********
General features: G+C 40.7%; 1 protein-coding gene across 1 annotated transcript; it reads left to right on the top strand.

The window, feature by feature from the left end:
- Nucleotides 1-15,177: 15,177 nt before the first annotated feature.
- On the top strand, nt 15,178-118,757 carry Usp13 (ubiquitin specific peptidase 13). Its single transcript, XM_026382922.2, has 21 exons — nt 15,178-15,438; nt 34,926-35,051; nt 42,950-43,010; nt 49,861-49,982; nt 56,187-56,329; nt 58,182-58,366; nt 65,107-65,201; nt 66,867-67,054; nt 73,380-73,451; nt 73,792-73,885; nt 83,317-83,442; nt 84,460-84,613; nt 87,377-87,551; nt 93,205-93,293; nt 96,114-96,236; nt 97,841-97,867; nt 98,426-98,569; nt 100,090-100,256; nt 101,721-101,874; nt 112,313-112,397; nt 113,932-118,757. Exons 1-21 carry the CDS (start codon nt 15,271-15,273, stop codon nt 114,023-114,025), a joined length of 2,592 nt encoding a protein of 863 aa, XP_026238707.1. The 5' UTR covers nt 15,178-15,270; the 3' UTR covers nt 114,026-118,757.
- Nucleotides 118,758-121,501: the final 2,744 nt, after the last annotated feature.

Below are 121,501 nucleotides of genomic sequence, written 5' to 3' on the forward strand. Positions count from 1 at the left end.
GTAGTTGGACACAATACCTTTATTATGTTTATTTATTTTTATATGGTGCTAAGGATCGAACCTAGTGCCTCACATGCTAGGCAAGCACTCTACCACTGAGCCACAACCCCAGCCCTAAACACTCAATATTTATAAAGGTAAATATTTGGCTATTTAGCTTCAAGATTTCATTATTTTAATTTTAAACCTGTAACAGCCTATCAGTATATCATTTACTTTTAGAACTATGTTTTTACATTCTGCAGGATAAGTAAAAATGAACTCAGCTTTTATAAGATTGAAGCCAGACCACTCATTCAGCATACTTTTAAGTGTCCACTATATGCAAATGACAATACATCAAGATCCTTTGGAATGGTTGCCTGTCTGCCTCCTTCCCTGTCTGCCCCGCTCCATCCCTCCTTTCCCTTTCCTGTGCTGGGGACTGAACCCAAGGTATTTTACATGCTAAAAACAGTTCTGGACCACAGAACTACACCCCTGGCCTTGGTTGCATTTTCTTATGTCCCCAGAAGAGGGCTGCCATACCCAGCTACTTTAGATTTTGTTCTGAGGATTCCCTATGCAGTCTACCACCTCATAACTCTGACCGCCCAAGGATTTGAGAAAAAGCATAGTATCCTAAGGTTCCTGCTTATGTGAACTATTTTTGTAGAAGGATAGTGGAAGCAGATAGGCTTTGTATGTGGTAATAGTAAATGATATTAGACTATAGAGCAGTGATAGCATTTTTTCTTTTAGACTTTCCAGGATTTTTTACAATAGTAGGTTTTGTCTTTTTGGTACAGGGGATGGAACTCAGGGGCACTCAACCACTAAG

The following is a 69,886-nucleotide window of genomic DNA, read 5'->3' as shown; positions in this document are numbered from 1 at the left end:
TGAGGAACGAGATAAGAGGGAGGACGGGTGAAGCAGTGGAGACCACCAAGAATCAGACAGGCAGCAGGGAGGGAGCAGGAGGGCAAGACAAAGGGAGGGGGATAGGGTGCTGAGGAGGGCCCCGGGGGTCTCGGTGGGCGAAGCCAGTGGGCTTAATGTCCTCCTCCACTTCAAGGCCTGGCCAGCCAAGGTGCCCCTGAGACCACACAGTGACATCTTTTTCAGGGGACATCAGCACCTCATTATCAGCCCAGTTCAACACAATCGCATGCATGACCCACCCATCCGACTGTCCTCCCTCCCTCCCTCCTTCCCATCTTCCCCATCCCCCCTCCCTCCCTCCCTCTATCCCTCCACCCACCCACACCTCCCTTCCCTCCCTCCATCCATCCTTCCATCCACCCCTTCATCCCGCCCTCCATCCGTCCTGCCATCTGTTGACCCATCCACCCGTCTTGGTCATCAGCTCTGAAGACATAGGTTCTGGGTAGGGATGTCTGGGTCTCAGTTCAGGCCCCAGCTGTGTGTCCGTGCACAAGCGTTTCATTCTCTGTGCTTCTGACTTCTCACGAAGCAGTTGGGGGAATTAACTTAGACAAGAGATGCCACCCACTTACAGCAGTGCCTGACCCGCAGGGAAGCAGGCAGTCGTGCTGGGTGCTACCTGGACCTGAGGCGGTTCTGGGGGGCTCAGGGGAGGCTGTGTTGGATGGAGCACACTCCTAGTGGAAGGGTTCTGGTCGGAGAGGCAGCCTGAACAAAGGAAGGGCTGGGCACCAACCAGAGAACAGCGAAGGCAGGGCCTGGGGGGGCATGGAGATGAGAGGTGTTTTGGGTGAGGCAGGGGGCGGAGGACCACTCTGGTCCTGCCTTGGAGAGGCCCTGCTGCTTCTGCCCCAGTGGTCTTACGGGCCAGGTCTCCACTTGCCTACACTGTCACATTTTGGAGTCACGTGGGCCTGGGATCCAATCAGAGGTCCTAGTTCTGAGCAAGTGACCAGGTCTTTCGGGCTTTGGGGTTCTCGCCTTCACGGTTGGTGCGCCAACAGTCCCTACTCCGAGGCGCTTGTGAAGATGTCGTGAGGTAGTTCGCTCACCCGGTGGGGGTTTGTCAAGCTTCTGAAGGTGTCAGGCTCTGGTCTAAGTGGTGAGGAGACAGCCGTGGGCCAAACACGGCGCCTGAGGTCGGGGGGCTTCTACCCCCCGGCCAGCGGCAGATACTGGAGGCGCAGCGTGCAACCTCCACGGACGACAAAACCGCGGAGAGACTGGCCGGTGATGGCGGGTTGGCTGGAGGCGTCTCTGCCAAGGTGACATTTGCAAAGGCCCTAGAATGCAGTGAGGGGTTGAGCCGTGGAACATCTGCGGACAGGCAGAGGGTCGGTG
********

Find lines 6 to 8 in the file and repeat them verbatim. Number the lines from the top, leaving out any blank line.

Below are 121,501 nucleotides of genomic sequence, written 5' to 3' on the forward strand. Positions count from 1 at the left end.
GTAGTTGGACACAATACCTTTATTATGTTTATTTATTTTTATATGGTGCTAAGGATCGAACCTAGTGCCTCACATGCTAGGCAAGCACTCTACCACTGAGCCACAACCCCAGCCCTAAACACTCAATATTTATAAAGGTAAATATTTGGCTATTTAGCTTCAAGATTTCATTATTTTAATTTTAAACCTGTAACAGCCTATCAGTATATCATTTACTTTTAGAACTATGTTTTTACATTCTGCAGGATAAGTAAAAATGAACTCAGCTTTTATAAGATTGAAGCCAGACCACTCATTCAGCATACTTTTAAGTGTCCACTATATGCAAATGACAATACATCAAGATCCTTTGGAATGGTTGCCTGTCTGCCTCCTTCCCTGTCTGCCCCGCTCCATCCCTCCTTTCCCTTTCCTGTGCTGGGGACTGAACCCAAGGTATTTTACATGCTAAAAACAGTTCTGGACCACAGAACTACACCCCTGGCCTTGGTTGCATTTTCTTATGTCCCCAGAAGAGGGCTGCCATACCCAGCTACTTTAGATTTTGTTCTGAGGATTCCCTATGCAGTCTACCACCTCATAACTCTGACCGCCCAAGGATTTGAGAAAAAGCATAGTATCCTAAGGTTCCTGCTTATGTGAACTATTTTTGTAGAAGGATAGTGGAAGCAGATAGGCTTTGTATGTGGTAATAGTAAATGATATTAGACTATAGAGCAGTGATAGCATTTTTTCTTTTAGACTTTCCAGGATTTTTTACAATAGTAGGTTTTGTCTTTTTGGTACAGGGGATGGAACTCAGGGGCACTCAACCACTAAG

The following is a 69,886-nucleotide window of genomic DNA, read 5'->3' as shown; positions in this document are numbered from 1 at the left end: